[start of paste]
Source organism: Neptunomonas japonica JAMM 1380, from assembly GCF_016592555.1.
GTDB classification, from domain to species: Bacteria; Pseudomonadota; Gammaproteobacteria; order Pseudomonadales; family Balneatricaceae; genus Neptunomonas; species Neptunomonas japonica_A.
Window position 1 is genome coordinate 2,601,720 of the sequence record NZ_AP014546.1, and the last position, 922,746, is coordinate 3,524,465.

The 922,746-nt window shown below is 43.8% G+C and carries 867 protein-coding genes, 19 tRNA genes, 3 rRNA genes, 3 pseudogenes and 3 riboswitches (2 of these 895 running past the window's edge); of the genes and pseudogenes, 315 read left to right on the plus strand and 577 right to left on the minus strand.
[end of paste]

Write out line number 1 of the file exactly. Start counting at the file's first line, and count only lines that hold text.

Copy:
Source organism: Neptunomonas japonica JAMM 1380, from assembly GCF_016592555.1.